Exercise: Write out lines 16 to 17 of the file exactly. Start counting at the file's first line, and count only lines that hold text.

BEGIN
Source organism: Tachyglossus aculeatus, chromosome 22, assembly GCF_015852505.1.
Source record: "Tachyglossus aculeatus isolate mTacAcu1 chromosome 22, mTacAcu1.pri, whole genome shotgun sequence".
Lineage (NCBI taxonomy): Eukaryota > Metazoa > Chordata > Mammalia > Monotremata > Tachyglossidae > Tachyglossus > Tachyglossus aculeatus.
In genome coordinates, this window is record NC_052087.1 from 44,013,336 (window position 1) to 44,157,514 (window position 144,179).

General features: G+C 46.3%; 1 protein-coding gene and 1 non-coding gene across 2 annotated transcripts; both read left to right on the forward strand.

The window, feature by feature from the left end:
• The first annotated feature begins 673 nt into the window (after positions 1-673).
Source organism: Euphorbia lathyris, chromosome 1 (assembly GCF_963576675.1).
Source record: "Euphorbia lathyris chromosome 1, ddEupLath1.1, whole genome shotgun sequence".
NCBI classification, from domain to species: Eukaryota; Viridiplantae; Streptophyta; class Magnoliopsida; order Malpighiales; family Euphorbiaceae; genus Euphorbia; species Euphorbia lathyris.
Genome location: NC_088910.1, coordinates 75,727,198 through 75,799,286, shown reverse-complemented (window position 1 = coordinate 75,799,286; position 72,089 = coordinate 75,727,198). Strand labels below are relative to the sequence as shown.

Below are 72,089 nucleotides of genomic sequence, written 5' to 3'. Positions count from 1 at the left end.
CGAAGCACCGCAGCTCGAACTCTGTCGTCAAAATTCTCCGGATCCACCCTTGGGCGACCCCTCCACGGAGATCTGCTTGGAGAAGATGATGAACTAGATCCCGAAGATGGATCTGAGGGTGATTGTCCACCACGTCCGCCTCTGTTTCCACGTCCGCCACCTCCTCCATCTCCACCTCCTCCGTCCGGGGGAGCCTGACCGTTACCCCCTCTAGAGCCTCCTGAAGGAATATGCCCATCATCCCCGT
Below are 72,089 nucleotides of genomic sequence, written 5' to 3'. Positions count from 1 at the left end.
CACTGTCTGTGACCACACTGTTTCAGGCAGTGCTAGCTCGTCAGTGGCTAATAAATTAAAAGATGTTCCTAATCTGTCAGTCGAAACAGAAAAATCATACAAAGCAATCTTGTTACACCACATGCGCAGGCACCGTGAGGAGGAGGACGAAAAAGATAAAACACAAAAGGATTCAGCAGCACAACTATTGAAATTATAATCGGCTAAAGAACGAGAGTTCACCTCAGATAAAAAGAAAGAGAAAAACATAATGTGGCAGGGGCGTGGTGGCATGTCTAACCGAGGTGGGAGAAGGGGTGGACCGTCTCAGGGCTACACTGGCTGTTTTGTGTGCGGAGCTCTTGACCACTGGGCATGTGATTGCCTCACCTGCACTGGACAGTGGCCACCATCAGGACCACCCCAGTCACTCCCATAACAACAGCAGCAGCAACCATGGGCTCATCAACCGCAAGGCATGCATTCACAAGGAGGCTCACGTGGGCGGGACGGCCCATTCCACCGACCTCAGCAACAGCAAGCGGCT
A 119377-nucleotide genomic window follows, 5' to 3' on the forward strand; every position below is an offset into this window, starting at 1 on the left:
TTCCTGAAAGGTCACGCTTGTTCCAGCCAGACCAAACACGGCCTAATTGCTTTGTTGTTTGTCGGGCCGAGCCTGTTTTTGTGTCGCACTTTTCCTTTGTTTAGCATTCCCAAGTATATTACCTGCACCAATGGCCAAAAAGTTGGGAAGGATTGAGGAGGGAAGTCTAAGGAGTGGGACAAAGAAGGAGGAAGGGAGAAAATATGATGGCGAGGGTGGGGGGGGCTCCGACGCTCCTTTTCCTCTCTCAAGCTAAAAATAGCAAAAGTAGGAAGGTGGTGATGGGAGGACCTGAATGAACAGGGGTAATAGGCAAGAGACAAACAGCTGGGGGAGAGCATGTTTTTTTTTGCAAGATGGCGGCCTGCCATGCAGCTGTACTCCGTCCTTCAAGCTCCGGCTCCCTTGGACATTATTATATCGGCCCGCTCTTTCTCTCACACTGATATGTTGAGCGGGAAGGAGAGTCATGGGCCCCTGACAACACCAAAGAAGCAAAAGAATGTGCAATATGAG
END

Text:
A 119377-nucleotide genomic window follows, 5' to 3' on the forward strand; every position below is an offset into this window, starting at 1 on the left:
TTCCTGAAAGGTCACGCTTGTTCCAGCCAGACCAAACACGGCCTAATTGCTTTGTTGTTTGTCGGGCCGAGCCTGTTTTTGTGTCGCACTTTTCCTTTGTTTAGCATTCCCAAGTATATTACCTGCACCAATGGCCAAAAAGTTGGGAAGGATTGAGGAGGGAAGTCTAAGGAGTGGGACAAAGAAGGAGGAAGGGAGAAAATATGATGGCGAGGGTGGGGGGGGCTCCGACGCTCCTTTTCCTCTCTCAAGCTAAAAATAGCAAAAGTAGGAAGGTGGTGATGGGAGGACCTGAATGAACAGGGGTAATAGGCAAGAGACAAACAGCTGGGGGAGAGCATGTTTTTTTTTGCAAGATGGCGGCCTGCCATGCAGCTGTACTCCGTCCTTCAAGCTCCGGCTCCCTTGGACATTATTATATCGGCCCGCTCTTTCTCTCACACTGATATGTTGAGCGGGAAGGAGAGTCATGGGCCCCTGACAACACCAAAGAAGCAAAAGAATGTGCAATATGAG